The Innovator's Dilemma: The Revolutionary National Bestseller that Changed the Way We Do Business

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HarperBusiness, 2000 - Business & Economics - 286 pages
2 Reviews
How Great Firms Fail By Doing Everything RightHarvard professor Clayton M. Christensen demonstrates in the most revolutionary business book in years why outstanding companies that did everything right-were in tune with the competition, listened to customers, and invested aggressively in new technologies still lost their market leadership when confronted with disruptive changes in technology and market structure ... and he tells how to avoid a similar fate as business races online into the twenty-first century. The Innovator's Dilemma eloquently demonstrates a shattering paradox: that the best of conventional good business practices can ultimately weaken a great firm. There is a certain type of technological innovation that Christensen labels disruptive technology, which mainstream customers initially reject. Following these customers causes well-managed firms to allow strategic innovations to languish. The solution? Create a subsidiary entirely focused on the emerging market, one that is free to be visionary while courting an unorthodox customer base and staying poised to catch the next great wave of industry growth. Sharp, cogent, and provocative, The Innovator's Dilemma is one of the most talked about business books of our time-and something that none of today's executives will dare to be without.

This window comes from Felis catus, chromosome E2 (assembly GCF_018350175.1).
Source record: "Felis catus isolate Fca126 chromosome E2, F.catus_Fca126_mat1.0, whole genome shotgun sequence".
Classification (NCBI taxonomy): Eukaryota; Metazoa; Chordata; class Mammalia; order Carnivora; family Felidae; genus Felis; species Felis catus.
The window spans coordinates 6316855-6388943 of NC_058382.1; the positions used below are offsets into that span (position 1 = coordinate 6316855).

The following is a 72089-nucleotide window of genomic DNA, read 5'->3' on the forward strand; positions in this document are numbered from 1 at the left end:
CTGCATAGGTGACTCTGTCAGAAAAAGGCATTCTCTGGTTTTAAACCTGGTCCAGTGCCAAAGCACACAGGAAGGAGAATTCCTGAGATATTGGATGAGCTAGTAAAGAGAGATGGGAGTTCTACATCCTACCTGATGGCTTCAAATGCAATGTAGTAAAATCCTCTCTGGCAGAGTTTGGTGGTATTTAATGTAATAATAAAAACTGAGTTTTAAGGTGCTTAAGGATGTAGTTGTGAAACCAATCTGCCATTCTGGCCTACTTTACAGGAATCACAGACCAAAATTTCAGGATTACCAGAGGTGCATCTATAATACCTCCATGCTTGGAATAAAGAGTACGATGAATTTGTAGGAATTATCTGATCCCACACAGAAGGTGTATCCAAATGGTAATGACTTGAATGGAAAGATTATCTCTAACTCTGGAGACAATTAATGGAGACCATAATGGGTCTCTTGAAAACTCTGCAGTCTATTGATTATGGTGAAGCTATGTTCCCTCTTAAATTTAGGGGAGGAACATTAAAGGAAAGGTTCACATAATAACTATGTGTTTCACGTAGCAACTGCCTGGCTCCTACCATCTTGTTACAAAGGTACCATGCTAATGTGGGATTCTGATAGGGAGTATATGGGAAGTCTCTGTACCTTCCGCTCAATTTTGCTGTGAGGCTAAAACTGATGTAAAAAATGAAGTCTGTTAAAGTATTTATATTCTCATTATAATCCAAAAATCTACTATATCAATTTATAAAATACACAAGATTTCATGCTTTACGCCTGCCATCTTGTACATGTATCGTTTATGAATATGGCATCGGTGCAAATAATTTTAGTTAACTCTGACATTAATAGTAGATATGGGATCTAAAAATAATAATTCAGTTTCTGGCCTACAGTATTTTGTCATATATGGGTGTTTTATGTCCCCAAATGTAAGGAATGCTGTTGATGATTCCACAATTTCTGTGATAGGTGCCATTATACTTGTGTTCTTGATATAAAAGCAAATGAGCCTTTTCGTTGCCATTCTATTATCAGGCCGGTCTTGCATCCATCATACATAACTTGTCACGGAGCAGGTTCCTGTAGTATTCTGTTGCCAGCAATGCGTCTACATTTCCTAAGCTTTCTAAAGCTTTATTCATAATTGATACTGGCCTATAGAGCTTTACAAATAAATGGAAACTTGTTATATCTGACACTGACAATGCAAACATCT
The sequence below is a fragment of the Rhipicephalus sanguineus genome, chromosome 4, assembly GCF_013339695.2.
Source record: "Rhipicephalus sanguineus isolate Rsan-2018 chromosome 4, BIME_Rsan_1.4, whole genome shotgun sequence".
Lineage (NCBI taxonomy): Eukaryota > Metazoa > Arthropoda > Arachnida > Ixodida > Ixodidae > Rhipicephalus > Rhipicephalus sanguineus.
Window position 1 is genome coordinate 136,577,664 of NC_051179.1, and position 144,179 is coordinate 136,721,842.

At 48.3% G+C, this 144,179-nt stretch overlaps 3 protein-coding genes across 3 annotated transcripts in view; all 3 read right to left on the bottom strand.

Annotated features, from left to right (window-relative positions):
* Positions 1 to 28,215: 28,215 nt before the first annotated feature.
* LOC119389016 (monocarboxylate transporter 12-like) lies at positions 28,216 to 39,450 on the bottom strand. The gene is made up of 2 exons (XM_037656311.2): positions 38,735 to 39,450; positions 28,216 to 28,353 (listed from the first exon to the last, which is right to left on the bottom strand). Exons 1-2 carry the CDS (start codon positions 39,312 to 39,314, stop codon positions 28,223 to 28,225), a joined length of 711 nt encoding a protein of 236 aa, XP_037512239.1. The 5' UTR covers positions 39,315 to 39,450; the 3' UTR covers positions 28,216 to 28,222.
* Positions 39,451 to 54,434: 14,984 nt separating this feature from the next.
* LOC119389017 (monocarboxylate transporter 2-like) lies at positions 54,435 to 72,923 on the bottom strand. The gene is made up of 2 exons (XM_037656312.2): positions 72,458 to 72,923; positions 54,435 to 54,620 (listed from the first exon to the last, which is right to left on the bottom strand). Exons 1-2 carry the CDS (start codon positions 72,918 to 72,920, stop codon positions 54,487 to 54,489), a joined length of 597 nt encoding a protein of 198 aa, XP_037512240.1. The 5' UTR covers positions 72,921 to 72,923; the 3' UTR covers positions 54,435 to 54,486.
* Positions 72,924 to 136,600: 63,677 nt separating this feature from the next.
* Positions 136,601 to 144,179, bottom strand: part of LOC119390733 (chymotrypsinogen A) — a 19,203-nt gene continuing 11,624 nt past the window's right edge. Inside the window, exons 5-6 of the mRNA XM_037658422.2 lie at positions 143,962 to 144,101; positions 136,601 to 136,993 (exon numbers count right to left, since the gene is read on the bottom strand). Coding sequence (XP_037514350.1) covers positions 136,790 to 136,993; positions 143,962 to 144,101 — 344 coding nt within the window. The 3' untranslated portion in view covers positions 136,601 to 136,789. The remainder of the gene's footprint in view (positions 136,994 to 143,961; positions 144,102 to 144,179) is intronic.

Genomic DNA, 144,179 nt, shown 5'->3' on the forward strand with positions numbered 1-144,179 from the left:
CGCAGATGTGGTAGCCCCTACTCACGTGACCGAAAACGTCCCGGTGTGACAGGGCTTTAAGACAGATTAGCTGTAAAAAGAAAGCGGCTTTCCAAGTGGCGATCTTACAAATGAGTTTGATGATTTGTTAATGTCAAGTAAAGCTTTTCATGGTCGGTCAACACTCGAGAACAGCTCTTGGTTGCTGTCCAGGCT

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Review: The Innovator's Dilemma: When New Technologies Cause Great Firms to Fail

User Review  - Alex - Goodreads

Insightful, and interesting to read the original after reading countless references in other places. Much of the extended material in this updated edition felt pretty tacked-on, though. Read full review

Review: The Innovator's Dilemma: When New Technologies Cause Great Firms to Fail

User Review  - Kumar Ishan - Goodreads

Traditional thinking that good decision making, right management skills and listening to customer has led many firms to failure, at the onset of disruptive innovation. The book with its many examples ... Read full review

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About the author (2000)

Clayton M. Christensen, an associate professor of business administration at the Harvard Business School, is the coauthor of numerous articles in journals such as "Research Policy, Strategic Management Journal, Industrial and Corporate Change, Business History Review, " and "Harvard Business Review".

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